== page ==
Title: Extend divmod() for Multiple Divisors
Author: Thomas Bellman <firstname.lastname@example.org>
Type: Standards Track
This PEP describes an extension to the built-in divmod() function,
allowing it to take multiple divisors, chaining several calls to
divmod() into one.
This PEP is rejected. Most uses for chained divmod() involve a
constant modulus (in radix conversions for example) and are more
properly coded as a loop. The example of splitting seconds
into days/hours/minutes/seconds does not generalize to months
and years; rather, the whole use case is handled more flexibly and
robustly by date and time modules. The other use cases mentioned
in the PEP are somewhat rare in real code. The proposal is also
problematic in terms of clarity and obviousness. In the examples,
it is not immediately clear that the argument order is correct or
that the target tuple is of the right length. Users from other
languages are more likely to understand the standard two argument
form without having to re-read the documentation. See python-dev
discussion on 17 June 2005.
The built-in divmod() function would be changed to accept multiple
divisors, changing its signature from divmod(dividend, divisor) to
divmod(dividend, *divisors). The dividend is divided by the last
divisor, giving a quotient and a remainder. The quotient is then
divided by the second to last divisor, giving a new quotient and
remainder. This is repeated until all divisors have been used,
and divmod() then returns a tuple consisting of the quotient from
the last step, and the remainders from all the steps.
A Python implementation of the new divmod() behaviour could look
def divmod(dividend, *divisors):
modulos = ()
q = dividend
q,r = q.__divmod__(divisors[-1])
modulos = (r,) + modulos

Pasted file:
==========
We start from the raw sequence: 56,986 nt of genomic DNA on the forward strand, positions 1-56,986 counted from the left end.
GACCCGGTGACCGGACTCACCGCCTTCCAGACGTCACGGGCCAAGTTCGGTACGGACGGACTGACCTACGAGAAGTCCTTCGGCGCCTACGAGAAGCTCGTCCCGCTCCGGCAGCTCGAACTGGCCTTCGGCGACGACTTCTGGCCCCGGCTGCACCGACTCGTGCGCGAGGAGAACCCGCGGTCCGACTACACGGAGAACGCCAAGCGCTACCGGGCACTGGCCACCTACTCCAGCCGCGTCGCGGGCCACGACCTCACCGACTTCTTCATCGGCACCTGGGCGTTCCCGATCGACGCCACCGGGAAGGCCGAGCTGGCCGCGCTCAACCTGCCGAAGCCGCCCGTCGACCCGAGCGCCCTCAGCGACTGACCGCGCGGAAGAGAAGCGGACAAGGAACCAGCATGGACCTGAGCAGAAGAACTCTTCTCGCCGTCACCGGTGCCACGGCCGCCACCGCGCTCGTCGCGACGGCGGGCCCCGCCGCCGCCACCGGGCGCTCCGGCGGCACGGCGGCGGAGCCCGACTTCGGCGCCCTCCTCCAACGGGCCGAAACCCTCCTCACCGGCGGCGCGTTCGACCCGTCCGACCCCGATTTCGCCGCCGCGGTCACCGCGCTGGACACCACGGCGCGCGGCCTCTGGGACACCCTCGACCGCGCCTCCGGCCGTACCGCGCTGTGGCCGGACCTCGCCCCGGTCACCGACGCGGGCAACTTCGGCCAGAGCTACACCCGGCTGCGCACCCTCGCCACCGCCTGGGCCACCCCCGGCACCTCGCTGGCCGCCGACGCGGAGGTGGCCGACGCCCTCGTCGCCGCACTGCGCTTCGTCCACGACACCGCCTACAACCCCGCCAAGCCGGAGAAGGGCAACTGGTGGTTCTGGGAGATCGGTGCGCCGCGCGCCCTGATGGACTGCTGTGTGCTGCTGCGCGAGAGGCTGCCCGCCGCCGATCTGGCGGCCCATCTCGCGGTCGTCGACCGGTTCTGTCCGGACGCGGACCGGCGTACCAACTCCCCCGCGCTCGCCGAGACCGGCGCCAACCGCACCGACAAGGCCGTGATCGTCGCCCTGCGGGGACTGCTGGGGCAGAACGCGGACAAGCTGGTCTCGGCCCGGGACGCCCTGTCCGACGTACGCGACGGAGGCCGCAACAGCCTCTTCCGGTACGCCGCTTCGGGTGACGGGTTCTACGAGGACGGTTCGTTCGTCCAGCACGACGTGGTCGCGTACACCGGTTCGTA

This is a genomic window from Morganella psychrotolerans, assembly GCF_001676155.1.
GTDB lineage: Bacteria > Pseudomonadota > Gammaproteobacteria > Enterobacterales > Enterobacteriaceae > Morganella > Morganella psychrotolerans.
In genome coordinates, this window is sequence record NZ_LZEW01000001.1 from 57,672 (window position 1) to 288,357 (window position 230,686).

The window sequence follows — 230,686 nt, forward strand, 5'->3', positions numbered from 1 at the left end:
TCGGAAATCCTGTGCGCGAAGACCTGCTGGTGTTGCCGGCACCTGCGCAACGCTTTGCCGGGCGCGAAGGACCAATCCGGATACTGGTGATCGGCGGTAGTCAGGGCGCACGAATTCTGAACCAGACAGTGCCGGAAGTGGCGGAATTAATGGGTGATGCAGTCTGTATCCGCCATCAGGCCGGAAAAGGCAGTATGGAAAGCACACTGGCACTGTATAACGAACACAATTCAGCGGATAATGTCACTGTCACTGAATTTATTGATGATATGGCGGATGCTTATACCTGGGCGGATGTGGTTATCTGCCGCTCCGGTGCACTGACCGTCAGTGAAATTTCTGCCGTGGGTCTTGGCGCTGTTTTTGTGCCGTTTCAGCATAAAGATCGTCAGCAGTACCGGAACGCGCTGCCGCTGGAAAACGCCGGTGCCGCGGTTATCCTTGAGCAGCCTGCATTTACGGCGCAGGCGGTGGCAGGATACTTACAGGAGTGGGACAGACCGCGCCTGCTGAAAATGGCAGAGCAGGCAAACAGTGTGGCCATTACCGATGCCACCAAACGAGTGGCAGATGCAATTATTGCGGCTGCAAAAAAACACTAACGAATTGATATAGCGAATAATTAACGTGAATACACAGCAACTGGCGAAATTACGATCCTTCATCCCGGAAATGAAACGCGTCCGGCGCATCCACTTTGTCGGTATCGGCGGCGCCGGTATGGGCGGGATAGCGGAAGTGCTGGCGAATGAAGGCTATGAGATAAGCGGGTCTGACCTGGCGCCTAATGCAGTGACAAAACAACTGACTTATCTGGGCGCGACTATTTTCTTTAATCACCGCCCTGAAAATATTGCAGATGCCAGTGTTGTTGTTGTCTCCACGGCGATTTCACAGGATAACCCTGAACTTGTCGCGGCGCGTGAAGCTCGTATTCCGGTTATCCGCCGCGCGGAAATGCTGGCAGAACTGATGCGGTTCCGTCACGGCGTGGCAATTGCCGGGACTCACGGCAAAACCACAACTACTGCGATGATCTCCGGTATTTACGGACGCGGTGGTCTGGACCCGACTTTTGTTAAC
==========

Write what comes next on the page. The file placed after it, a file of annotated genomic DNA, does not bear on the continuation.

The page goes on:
divisors = divisors[:-1]
return (q,) + modulos
Occasionally one wants to perform a chain of divmod() operations,
calling divmod() on the quotient from the previous step, with
varying divisors. The most common case is probably converting a
number of seconds into weeks, days, hours, minutes and seconds.
This would today be written as:
m,s = divmod(seconds, 60)
h,m = divmod(m, 60)
d,h = divmod(h, 24)
w,d = divmod(d, 7)
This is tedious and easy to get wrong each time you need it.
If instead the divmod() built-in is changed according the proposal,
the code for converting seconds to weeks, days, hours, minutes and
seconds then become
w,d,h,m,s = divmod(seconds, 7, 24, 60, 60)
which is easier to type, easier to type correctly, and easier to
Other applications are:
- Astronomical angles (declination is measured in degrees, minutes
and seconds, right ascension is measured in hours, minutes and
- Old British currency (1 pound = 20 shilling, 1 shilling = 12 pence)
- Anglo-Saxon length units: 1 mile = 1760 yards, 1 yard = 3 feet,
1 foot = 12 inches.
- Anglo-Saxon weight units: 1 long ton = 160 stone, 1 stone = 14
pounds, 1 pound = 16 ounce, 1 ounce = 16 dram
- British volumes: 1 gallon = 4 quart, 1 quart = 2 pint, 1 pint
= 20 fluid ounces
The idea comes from APL, which has an operator that does this. (I